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About Arcadia Group

Arcadia Group is the holding company for high end retail brands, including BHS, Burton, Dorothy Perkins, Evans, Miss Selfridge, Outfit, Topshop, Topman, and Wallis.

Arcadia Group Headquarter Location

Colegrave House 70 Berners Street

London, England, W1T 3NL,

United Kingdom

+44 (0)844 243 0000

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How many do you remember? 60 stores loved by shoppers that have vanished from Greater Manchester's high street

Nov 19, 2021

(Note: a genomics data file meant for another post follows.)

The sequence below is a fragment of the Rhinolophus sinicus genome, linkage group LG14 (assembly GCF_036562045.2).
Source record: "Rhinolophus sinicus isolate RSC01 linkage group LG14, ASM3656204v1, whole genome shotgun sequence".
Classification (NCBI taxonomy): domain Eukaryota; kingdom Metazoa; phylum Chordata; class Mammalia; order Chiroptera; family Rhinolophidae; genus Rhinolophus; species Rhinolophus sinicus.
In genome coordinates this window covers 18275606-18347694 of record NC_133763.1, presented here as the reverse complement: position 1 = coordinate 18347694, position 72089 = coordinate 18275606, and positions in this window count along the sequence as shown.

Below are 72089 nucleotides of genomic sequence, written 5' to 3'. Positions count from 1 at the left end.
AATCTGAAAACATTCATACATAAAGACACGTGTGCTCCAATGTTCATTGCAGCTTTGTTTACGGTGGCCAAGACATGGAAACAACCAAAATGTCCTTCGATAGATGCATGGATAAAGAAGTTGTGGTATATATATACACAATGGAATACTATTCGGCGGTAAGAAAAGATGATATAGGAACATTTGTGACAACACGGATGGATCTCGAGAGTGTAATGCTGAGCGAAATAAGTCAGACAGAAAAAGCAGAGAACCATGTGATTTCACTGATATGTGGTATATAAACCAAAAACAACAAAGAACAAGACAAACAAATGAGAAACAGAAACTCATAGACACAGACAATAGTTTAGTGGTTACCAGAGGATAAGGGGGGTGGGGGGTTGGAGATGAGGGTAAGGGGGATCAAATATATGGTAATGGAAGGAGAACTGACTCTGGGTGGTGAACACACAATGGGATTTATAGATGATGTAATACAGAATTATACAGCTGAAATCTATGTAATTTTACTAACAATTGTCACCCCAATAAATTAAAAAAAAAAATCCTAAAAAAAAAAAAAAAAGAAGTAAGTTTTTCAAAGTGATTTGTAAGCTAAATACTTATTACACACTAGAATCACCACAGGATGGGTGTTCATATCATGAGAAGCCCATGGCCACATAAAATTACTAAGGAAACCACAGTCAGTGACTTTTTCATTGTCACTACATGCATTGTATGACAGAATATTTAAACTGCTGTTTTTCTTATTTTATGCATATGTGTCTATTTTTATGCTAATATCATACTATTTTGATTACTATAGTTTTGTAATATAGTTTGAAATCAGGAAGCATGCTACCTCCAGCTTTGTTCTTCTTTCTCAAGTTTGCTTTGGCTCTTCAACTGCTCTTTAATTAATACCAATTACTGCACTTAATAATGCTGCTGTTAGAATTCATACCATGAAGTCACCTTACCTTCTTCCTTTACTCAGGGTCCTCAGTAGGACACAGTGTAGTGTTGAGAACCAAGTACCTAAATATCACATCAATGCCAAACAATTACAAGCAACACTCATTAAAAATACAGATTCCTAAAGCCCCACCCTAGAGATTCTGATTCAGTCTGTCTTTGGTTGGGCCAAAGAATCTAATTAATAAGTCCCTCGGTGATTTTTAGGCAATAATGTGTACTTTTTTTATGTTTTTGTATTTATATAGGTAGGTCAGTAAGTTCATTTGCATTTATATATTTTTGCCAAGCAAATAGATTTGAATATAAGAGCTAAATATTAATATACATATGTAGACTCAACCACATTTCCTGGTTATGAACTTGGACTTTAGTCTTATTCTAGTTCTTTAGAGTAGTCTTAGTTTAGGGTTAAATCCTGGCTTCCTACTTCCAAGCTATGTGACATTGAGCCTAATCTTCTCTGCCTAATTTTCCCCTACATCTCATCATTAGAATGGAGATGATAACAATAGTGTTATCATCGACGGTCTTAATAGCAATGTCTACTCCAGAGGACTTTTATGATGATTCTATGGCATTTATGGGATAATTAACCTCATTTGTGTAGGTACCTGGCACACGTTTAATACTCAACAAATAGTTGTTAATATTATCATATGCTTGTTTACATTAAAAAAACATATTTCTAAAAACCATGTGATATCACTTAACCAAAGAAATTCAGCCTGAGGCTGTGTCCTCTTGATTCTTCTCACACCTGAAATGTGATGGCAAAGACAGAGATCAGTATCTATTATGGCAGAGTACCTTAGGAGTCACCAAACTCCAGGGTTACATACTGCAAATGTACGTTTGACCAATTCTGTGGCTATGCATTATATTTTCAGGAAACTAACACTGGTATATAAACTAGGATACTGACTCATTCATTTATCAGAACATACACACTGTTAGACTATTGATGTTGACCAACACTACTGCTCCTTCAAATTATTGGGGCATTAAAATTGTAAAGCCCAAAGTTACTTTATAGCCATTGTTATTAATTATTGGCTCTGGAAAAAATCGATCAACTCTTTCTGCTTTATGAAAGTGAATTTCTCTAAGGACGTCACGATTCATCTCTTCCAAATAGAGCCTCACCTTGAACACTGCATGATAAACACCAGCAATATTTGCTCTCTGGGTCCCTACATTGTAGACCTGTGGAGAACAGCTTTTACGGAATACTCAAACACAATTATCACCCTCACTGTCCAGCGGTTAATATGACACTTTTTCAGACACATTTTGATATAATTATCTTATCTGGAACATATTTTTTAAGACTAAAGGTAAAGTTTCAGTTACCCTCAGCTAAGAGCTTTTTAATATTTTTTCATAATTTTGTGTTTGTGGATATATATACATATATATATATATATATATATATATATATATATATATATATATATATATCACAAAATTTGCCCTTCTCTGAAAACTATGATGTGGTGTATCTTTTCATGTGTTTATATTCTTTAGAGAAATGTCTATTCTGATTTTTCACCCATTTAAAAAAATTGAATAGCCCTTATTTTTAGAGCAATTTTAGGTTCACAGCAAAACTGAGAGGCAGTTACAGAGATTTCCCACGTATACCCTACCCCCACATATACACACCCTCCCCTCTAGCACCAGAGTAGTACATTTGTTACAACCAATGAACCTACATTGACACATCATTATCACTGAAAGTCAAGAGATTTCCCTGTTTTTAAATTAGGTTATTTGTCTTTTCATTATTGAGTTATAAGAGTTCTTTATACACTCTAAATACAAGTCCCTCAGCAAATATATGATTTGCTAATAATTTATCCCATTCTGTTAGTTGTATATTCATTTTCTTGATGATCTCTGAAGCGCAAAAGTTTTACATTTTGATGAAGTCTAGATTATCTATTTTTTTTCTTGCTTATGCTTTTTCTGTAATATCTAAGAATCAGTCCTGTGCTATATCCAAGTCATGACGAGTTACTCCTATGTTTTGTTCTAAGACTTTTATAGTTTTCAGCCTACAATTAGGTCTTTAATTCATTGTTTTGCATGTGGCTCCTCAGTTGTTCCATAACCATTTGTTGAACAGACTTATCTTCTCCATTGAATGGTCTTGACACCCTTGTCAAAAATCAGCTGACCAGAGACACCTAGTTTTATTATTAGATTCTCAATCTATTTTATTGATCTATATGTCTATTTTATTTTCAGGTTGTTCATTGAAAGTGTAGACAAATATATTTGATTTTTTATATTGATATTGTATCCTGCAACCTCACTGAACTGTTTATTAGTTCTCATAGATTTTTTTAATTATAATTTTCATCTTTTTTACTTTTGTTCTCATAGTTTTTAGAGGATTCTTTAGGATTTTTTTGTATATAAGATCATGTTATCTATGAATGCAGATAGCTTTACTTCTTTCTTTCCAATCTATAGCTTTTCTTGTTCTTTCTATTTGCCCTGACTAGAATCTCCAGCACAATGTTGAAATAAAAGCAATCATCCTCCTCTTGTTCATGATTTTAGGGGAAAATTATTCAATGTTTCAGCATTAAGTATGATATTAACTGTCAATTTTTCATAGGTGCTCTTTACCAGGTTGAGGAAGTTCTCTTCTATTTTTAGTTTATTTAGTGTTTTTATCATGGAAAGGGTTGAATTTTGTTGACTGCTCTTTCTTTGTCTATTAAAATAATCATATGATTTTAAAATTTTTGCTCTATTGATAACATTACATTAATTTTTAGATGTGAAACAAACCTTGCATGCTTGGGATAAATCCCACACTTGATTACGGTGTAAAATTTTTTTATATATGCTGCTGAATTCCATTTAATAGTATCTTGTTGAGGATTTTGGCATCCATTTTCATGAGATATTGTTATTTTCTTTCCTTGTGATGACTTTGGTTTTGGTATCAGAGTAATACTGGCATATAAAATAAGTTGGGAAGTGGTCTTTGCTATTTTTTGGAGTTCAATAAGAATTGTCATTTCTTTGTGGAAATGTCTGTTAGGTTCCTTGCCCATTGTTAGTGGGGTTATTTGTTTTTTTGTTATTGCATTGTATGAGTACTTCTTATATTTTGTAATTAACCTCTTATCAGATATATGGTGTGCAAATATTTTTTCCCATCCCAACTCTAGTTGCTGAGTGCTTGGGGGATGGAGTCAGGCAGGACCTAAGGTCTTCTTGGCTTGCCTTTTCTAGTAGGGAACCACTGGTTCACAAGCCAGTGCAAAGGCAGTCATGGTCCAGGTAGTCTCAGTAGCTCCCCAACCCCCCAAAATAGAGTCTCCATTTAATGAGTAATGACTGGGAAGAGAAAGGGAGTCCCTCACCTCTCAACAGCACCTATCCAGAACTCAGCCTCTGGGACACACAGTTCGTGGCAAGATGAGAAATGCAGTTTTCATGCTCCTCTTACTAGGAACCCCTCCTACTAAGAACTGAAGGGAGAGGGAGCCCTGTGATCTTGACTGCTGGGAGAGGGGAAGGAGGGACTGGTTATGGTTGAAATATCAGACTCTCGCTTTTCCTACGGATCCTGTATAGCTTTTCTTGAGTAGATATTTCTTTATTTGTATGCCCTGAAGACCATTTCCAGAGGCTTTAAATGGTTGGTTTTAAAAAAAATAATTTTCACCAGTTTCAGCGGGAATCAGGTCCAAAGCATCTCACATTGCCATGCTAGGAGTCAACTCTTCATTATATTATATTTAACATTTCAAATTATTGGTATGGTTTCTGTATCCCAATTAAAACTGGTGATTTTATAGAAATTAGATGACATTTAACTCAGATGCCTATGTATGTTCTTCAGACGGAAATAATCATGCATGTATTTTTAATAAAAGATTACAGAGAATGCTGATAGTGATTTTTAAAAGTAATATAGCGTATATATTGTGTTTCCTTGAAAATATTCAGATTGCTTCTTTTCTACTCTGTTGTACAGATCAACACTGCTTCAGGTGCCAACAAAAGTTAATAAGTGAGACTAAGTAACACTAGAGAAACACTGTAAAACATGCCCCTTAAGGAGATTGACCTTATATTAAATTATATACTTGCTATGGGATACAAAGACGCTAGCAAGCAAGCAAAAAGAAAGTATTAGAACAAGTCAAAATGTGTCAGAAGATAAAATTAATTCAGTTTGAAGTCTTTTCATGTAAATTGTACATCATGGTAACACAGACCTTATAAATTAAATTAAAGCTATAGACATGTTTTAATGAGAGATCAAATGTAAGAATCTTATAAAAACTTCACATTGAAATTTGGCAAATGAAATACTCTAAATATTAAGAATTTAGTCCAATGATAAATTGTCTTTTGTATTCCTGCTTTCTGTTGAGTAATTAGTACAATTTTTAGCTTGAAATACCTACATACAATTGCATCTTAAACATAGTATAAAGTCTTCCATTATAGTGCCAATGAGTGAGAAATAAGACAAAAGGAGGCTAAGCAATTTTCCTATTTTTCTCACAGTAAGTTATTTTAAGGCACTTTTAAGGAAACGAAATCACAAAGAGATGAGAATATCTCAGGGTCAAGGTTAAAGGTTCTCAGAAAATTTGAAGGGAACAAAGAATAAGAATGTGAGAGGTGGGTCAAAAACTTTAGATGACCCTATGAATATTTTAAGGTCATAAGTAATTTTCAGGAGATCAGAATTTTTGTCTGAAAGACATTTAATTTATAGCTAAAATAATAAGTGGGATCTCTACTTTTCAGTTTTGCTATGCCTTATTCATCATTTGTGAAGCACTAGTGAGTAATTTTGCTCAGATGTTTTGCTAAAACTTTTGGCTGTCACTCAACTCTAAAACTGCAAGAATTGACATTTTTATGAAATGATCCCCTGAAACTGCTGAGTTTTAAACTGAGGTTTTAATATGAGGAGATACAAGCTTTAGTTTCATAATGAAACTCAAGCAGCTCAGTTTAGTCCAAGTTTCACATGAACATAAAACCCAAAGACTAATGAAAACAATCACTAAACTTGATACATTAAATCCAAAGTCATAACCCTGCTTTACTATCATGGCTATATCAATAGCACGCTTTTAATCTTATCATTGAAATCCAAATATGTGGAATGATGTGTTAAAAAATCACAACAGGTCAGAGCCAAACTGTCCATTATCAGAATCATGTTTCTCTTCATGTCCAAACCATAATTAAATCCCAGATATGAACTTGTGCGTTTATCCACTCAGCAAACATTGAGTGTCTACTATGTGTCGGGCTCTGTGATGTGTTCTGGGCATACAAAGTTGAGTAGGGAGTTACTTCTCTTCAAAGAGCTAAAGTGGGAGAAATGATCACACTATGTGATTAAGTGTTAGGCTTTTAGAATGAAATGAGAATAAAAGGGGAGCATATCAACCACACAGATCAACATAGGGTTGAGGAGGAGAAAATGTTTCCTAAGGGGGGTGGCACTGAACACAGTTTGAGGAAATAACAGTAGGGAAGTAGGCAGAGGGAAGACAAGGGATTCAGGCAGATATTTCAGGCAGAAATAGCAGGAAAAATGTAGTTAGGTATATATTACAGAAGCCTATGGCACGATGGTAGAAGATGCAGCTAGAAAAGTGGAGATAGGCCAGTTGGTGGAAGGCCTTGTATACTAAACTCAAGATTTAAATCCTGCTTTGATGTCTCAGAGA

60 stores loved by shoppers that have vanished from Greater Manchester's high street We look back at the big brands that were once staples on the British high street as consumers start their Christmas shopping 06:24, 19 NOV 2021 Subscribe to our daily What's On newsletter to keep up with what's happening around Greater Manchester Invalid EmailSomething went wrong, please try again later. Click here We use your sign-up to provide content in ways you've consented to and to improve our understanding of you. This may include adverts from us and 3rd parties based on our understanding. You can unsubscribe at any time. More info Thank you for subscribingWe have more newsletters Show me See our privacy notice The well-organised among us will have started their Christmas shopping, but there may be some shops you noticed missing from the high street this November. Some big-name stores have had to close their doors in recent times following further fallout from the pandemic, including the iconic Debenhams department store, which was a one-stop-shop for buying presents at this time of year. After being acquired by Manchester-based fashion retailer Boohoo, they've joined a bunch of other brands with a solely online presence. As Britain's high street goes through rapid change, consumers were warned this week to “think twice” before buying gift cards this Christmas- with almost one in 10 receiving a voucher over the last year for a retailer that has gone bust. Which? surveyed 2,000 consumers to find 7 per cent had received a gift card for a retailer that had gone bust since March 2020. Almost two-fifths (38 per cent) of these consumers were unable to redeem the full balance of their voucher, with an average of £25 left unspent. Despite it being a turbulent few years for UK shops, the online giants continue to see success, with it being announced on Tuesday that Amazon is reportedly planning 260 supermarkets across UK in next three years - but with no tills and no cash accepted. Here, we take a look back at some of the big brands - 58 in total - that were once staples of the UK high street, but have disappeared from Manchester and beyond. Thorntons Thorntons (Image: Birmingham Mail) In March of this year, Thorntons announced its plans to close every single one of its 61 UK stores. Bosses said they were hoping to grow their online customers, though, and remain committed to their 'iconic brand'. There were various Thorntons stores in Manchester - including shops in the Arndale, Trafford Centre, Manchester Fort and Stockport's Merseyway shopping centre. A spokesperson said: "Changing dynamics of the high street, shifting customer behaviour to online, the ongoing impact of Covid-19 and the numerous lockdown restrictions over the last year - especially during our key trading periods at Easter and Christmas - has meant we have been operating in the most challenging circumstances. "Unfortunately like many other retailers, the obstacles we have faced and will continue to face on the high street are too severe." Gap The US clothing company closed its stores (Image: Getty Images) At the end of June, Gap announced it was closing all 81 of its UK stores - moving to an online-only model. Next later agreed a deal to run Gap’s business in the UK and Ireland as a franchise partner, but the move didn't spark a return for its high street operations. It sees the two firms form a joint venture – with 51 per cent owned by Next and 49 per cent by Gap – which will see Next operate the US fashion brand’s digital operations, concessions and click and collect service. Mark Breitbard, chief executive officer and president of Gap Global, said: “Gap is partnering with Next, one of the UK’s leading online clothing retailers, to amplify our omnichannel business and meet our customers in UK and Ireland where they are shopping now.” Debenhams Debenhams in Manchester (Image: Adam Vaughan) Debenhams shut its doors for the final time in its 243-year history in May, with its Manchester stores being the last to close. The historic department store chain closed its stores for good after the company collapsed amid the fallout of the coronavirus pandemic. The retailer had suffered slumping sales in recent years as shoppers moved away from traditional department store models. However, the enforced closure of sites during the pandemic was the final straw, resulting in the company falling into administration within weeks of the virus fully hitting the UK. Debenhams, which employed more than 20,000 people before the pandemic, sold its brand and website to online fast-fashion giant Boohoo for £55 million in January but confirmed its bricks and mortar business would close for good. Topshop and Miss Selfridge Topshop is now online only (Image: Manchester Evening News) In February, Asos announced the takeover of Topshop and three other brands from the collapse of the Arcadia retail empire for £265 million. The online fashion retailer bought Topshop, Topman, Miss Selfridge and HIIT. All stores closed as the product moved online. Dorothy Perkins, Wallis, Burton Dorothy Perkins didn't survive the pandemic (Image: WalesOnline/Rob Browne) Boohoo snapped up Dorothy Perkins, Burton and Wallis in February from Sir Philip Green's Arcadia Group in a deal that closed 214 shops. The Manchester-based fast-fashion giant paid £25.2million for the brands and websites - but the takeover didn't include physical stores. Laura Ashley Laura Ashley closed its stores (Image: Getty Images) In March of last year, Laura Ashley announced the permanent closure of 70 stores, with 721 employees set to lose their jobs. But from this spring, its home section has been available to buy from Next's 500 UK stores and also via its website. In addition, Laura Ashley also operates its own website. Sign up to the free MEN email newsletter Get the latest updates from across Greater Manchester direct to your inbox with the free MEN newsletter You can sign up very simply by following the instructions here Oasis and Warehouse More than 1,800 jobs were lost after sister fashion chains Oasis and Warehouse said they would not reopen any of their stores again in April 2020. The Oasis Warehouse group, which had 92 branches and 437 concessions at department stores, had been owned by failed Icelandic bank Kaupthing. Administrators for Kaupthing attempted to dispose of the brands in 2017 but held on after failing to secure a buyer. The brands themselves needed administrators and wound up their retail store business after failing to find last-minute suitors. Nevertheless, the brands have had a new lease of life online after Boohoo bought them to sell through its website. Cath Kidston Cath Kidston has moved online (Image: PA) Last April, Cath Kidston permanently shut its 60 UK stores with the loss of more than 900 jobs. The fashion retailer confirmed its stores will not reopen once the coronavirus lockdown is over after the company’s owners secured a deal to buy back its brand and online operations following its fall into administration. Baring Private Equity Asia (BPEA), which has held a stake in the retailer since 2014, said it would buy the online business, brand and wholesale arm from administrators Alvarez & Marsal. Its products are available on its website. TM Lewin Formal menswear sales dived after the pandemic struck, weighing on already troubled retailer TM Lewin. Early in 2020, the company was bought by Stonebridge Private Equity through its subsidiary Torque Brands. Just two months later, the new owners revealed plans to close the 122-year-old firm’s entire network of 66 shops, including the one on Manchester's King Street, with the loss of around 600 jobs. The group said it was switching all sales to the internet in a bid to save the brand in the post-Covid retail environment. Mothercare A former branch of Mothercare (Image: Adam Gerrard / Daily Mirror) The health, beauty, and baby products chain was 2020's first major casualty, shutting the doors of its UK stores for good after 59 years. Mothercare’s UK business collapsed with the loss of 2,500 jobs and 79 stores after failing to secure a rescue deal. The company underwent a Company Voluntary Arrangement (CVA) restructuring in 2018, shutting a raft of stores, but tumbled into administration a year later after failing to turn around its fortunes. Mothercare still sells its products in the UK through Boots stores and has a franchise operation overseas. Beales Closed down Beales in Rochdale (Image: Manchester Evening News) The 139-year-old department store chain opened its doors for the final time in March 2020, as the pandemic started to have an impact on retailers. Beales, which was located in Rochdale's shopping centre, tumbled into administration, announcing plans to shut 12 of its 23 outlets, as talks with potential buyers faltered. The company employed approximately 1,050 people before announcing its first closures. However, the coronavirus crisis speeded its demise, with the group shutting its final stores weeks earlier than planned after the outbreak meant sales took a nosedive. Disney Manchester lost its Disney stores in the Arndale and Trafford Centre in September. Stephanie Young, president of consumer products games and publishing, said at the time: "While consumer behaviour has shifted toward online shopping, the global pandemic has changed what consumers expect from a retailer. "Over the past few years, we’ve been focused on meeting consumers where they are already spending their time, such as the expansion of Disney store shop-in-shops around the world. "We now plan to create a more flexible, interconnected ecommerce experience that gives consumers easy access to unique, high-quality products across all our franchises." Thomas Cook Thomas Cook ceased trading in September 2019 after mounting debts forced it into liquidation. Its demise put more than 20,000 jobs at risk, including 9,000 in the UK, and left 150,000 Brits stranded abroad - with 600 high street stores shutting down. Oliver Sweeney Shoe retailer Oliver Sweeney shuttered all its stores for good after hiring administrators last summer. The company closed its five stores, in London, Manchester and Leeds, but said it would continue to operate online. Chief executive Tim Cooper said he would continue to lead the business, adding that he was “disappointed” about the store closures but was “confident” about shifting the group online. Carphone Warehouse Carphone Warehouse (Image: Stuart Vance/ReachPlc) In March 2020, technology retail giant Dixons Carphone wielded the axe on its Carphone Warehouse chain, closing all of its UK stores. The move hit 531 outlets across the country and almost 3,000 workers. However, the group said some 1,800 affected staff would be given new roles elsewhere in the business. The company’s 70 Carphone Warehouse stores in Ireland remained open and its international operations were unaffected. However, the move reflected a sharp decline in the Carphone Warehouse brand after its £3.8 billion “merger of equals” with Dixons in 2014. Evans Plus-size clothing brand Evans became the first in the Arcadia stable to be bought out of retail giant’s administration process. However, the group’s £23 million takeover by Australian group City Chic did not include its bricks and mortar business. As a result, Evans said it would not reopen its five remaining UK stores. Dolcis Dolcis (Image: Liverpool Echo) The high street shoe store had 65 branches in the UK at the end of 2007 - but were operating at a loss of £6 million annually. By January 2008, the company had fallen into administration with 800 staff members losing their jobs. Ratners Jewellers Ratners (Image: Mirrorpix) Following then-chief executive Gerald Ratner's infamous speech where he referred to the wares in the stores as 'total cr*p', the value of the Ratner group plummeted by around £500 million and nearly resulted in the total collapse of the firm. After Ratner was fired by the new chairman in 1992, the group quickly changed its name to Signet. It continues to trade internationally, but closed 80 stores after lockdown, including branches of H Samuel and Ernest Jones. American Apparel The Los Angeles-based fashion brand was based on Market Street. The Sweater Shop Sweater shop logo (Image: Daily Record) Their garish jumpers were the height of fashion in the late 80s and early 90s but it folded in 1998, leading to the closure of 78 high street stores. Warner Bros. Studio Store The Warner Bros Studio Store in Manchester Arndale (Image: @manarndale | Twitter) Visits to the Arndale Centre store were a rite of passage for many nineties Manc kids, but the treasure trove of film and TV memorabilia shut up shop in 2001. C&A C&A (Image: Birmingham Post and Mail) This high street fashion store, which was a firm high street favourite for over 75 years, withdrew from the UK in June 2000 closing all 113 stores, with the loss of 4,800 jobs. Rumbelows Rumbelows (Image: Mirrorpix) This electronics retailer once rivalled the likes of Curry's and Comet, selling and renting out TVs and video players, and were so big they sponsored the English Football League Cup from 1990 to 1992. But Rumbelows' reign came to an end in 1995 with 100 shops shutting completely, and a further 200 rebranded under the Radio Rentals brand. Virgin Megastores Originally opened by Richard Branson as a small record shop in 1971, it became a national chain, but by 2007 all of the 125 stores were rebranded as Zavvi. Sadly, on Christmas Eve 2008, Zavvi went into administration, following the collapse of Woolworths. Our Price Our Price (Image: Daily Mirror) The iconic chain of record stores was a staple on the British high street from 1971 till 2004, with over 300 shops at its peak. Our Price was subsequently owned by Virgin, Brazin and Primemist but the company eventually went into administration in 2003. By 2004 all stores had closed, resulting in 400 job losses. Wimpy Customers enjoying a lunchtime burger at a Wimpy restaurant (Image: Mirrorpix) In the 80s, this iconic burger chain was the ultimate place to have a birthday party, with nearly 400 branches in the UK. But the chain has slowly been disappearing from the high street, with just 67 restaurants in Britain, down from over 500 during its height in the 1970s. Lewis's Lewis's department store in 1949 (Image: Manchester Council) One of the first department stores, the Manchester branch even had a full-scale ballroom on the fifth floor. The company went into administration in 1991 which resulted in Liverpool competitor Owen Owen buying up several branches of Lewis's, but keeping the name. The Manchester store finally closed in 2001 and now homes the huge Primark on Market Street. Pauldens Opening in the 1860s, Pauldens offered a completely new and luxurious shopping experience. Following damage in the Manchester Blitz, it was resurrected and became a direct rival of Lewis's department store. Debenhams eventually took over and re-branded Pauldens. BHS BHS, Market Street (Image: Manchester Evening News) After an 88-year stint on the high street, BHS department stores closed for the final time in 2016 with debts of £1.3million. Littlewoods Littlewoods (Image: Liverpool ECHO) Littlewoods started out as a retail and football betting company founded in Liverpool in the early 1920s. By the 1980s, it had grown to become the largest private company in Europe, but subsequently declined in the face of increased competition from rivals and the Internet. The original company – employing 4,000 people – was wound up in 2005; however, its brand name is retained by The Very Group as the online retailer Index Index, the catalogue store Once a rival to Argos, Index catalogue stores were owned by Littlewoods and were a well-known retailer through the 80s and 90s. But sales began to decline in the early 2000s, which eventually led to the sale of the shops - which were then purchased by GUS plc - the then-owner of the Argos brand - in 2005. Around eight hundred employees of Index were transferred to Argos. Ciro Citterio Ciro Citterio (Image: BPM) Ciro Citterio, the menswear retailer, had over 100 stores in 2001. It managed to survive liquidation three times before closing for good in 2005. Greenwoods Greenwoods Menswear (Image: Daily Post Wales) Historic menswear chain Greenwoods collapsed in January 2019 - less than 18 months after it was first rescued from administration in a deal which promised to save 40 of its 63 stores. The firm was founded around 160 years ago - peaking in the 1990s with around 200 stores nationwide. Woolworths The iconic high street store closed for good in 2008, with more than 27,000 people losing their jobs. It was the biggest collapse of the decade. Tandy Tandy was where people flocked to buy their first computer in the 80s and 90s. The brand actually started out as a leather company in the US in 1919, before moving into electronics in the 60s when it was acquired by RadioShack. It was then taken on by Woolworths in 2001, but was phased out 10 years later. Tandy still exists online. Etam, which had a younger counterpart Tammy Girl, was an iconic wardrobe brand. The last store closed in 2005, and while there has been no sign of the tween-dream store Tammy coming back, Etam has since relaunched online, specialising in lingerie and swimwear. Safeway Safeway (Image: john james) Once a well-known high street supermarket, Safeway was closed in November 2005 after being taken over by rivals Morrisons, renaming the bulk of the stores under its own brand. Gateway Gateway, a chain of small to medium-sized supermarkets was previously owned by Kwik Save. The company was taken over by the Co-op in 2009 in a £1.57billion deal, creating the UK's fifth-largest food retailer. Somerfield was renamed Co-op in a rolling programme of store conversions which ended in summer 2011. Netto Lidl and Aldi are still going strong, but Netto was swallowed by Asda (Image: Birmingham Post and Mail) One of the first major discount supermarkets, Netto arrived in the UK in December 1990, opening almost 200 stores nationwide by 2010. It was later sold to Asda, in a bid to increase its smaller store portfolio. Threshers Threshers Well-known for its cheap booze and deals, Threshers Wine Shop closed its doors for good in 2009 with all 391 stores shutting and 2,140 redundancies across the UK. Radio Rentals Ryan Giggs promotes Radio Rentals, 1998 (Image: Daily Mirror) At its peak, Radio Rentals said it had more than 2 million customers, over 500 shops and employed 3,600 technicians, 2,700 skilled installers - plus a large ancillary staff. But, as appliances became cheaper, the need to rent plummeted and Radio Rentals ceased trading before merging to form Boxclever. The Gadget Shop Gadget Shop (Image: Publicity Picture) The Gadget Shop - home of quirky gifts and gadgets - folded in 2005, putting 620 people out of work after the boom in online shopping. WHSmith bought the brand in 2010 and now sells a range of Gadget Shop branded products. Jane Norman Jane Norman (Image: Birmingham Post and Mail) The fashion retailer closed its 89 UK stores in June 2011 after failing to find a buyer for the struggling business. Despite peaking in the 1990s, selling clothes to 16-25 year olds, the brand failed to maintain its popularity through the turbulent noughties. Borders Borders (Image: Daily Record) An American import, Borders was a huge hyper market of books and usually had a Paperchase and a Starbucks hidden inside too. But, with the advent of online retailers and super-cheap and super-fast booksellers like Amazon, Borders was forced to close its doors in 2009. Comet Comet (Image: Publicity Picture) It went into administration in 2012. Kookai Kookai (Image: john james) A brand synonymous with 90s schoolgirls, this French company was a must-have brand for trendy teens. However the brand struggled to make a profit through the late-noughties recession and withdrew from the UK in 2013. JJB Sports JJB Sports (Image: CT) A major sports brand , JJB went from one being one of the UK's largest sellers of sportswear to bankruptcy in just five years. After administrators were appointed, Sports Direct acquired several of its stores, the brand and the website. Blockbuster An outdated model: Blockbuster Video (Image: Daily Record) The movie and video game rental company came to the UK in 1989 after buying the 875-store Ritz Video chain. By 2012 it had 528 stores across Britain. But competition from Netflix, Lovefilm and on-demand services led to the demise of the brand, which fell into administration in January 2013. Despite attempts to rescue the company, Blockbusters was no more by December that year. Phones 4U Phones 4U (Image: Birmingham Mail) Phones 4U worked with service providers to offer deals on tariffs and handsets, and was a major player in the mobile phone market. But the firm collapsed in in 2014, after mobile operators cut ties with the brand. Maplin Maplin (Image: LIVERPOOL ECHO) Once a leading electrical brand, Maplin fell into administration in early 2018 with the falling pound and post-Brexit decline in consumer confidence hitting sales hard. When the last store closed its doors that summer, over 2,300 staff were made redundant. PoundWorld Poundworld, Rochdale (Image: Manchester Evening News) Despite the popularity of discount retailers, Poundland struggled with the competition from rival stores and the company was forced into administration in August 2018, with all 335 branches across the UK closing their doors for good. The closures led to more than 5,000 job losses. Stationery Box and Partners With stores located up and down the country Stationery Box could be found as far north as Scotland right down to Cornwall, and the famous stationers was a go-to for essential office items and back-to-school products. It was merged with fellow stationer Partners in 2007 to create the chain Ryman, which still exists today. Toys R Us Toys R Us (Image: BPM) The famous toy shop closed its doors for the final time in 2018 after the struggling firm was unable to find a buyer for its 100 UK stores. It was suggested the collapse was caused by changes in consumer spending habits and a squeeze on household disposable income. Bay Trading The Bay Trading Company (Image: Neil Pugh) Aimed at the 19-35 ladieswear market, Bay became a major fashion retailer in just 15 years of trade. At the start of 2009 the brand had over 100 high street stores plus over 100 concessions. But, by April 2009 the company was placed into administration, with around 1,000 job losses. Berketex Berketex Bride (Image: Nottingham Post) Bridalwear business Berketex went into administration in the latter part of November 2018 leaving 15 branches, hundreds of orders and many Debenhams concessions in limbo. The 50-year-old chain ceased trading with immediate effect - leaving customers devastated.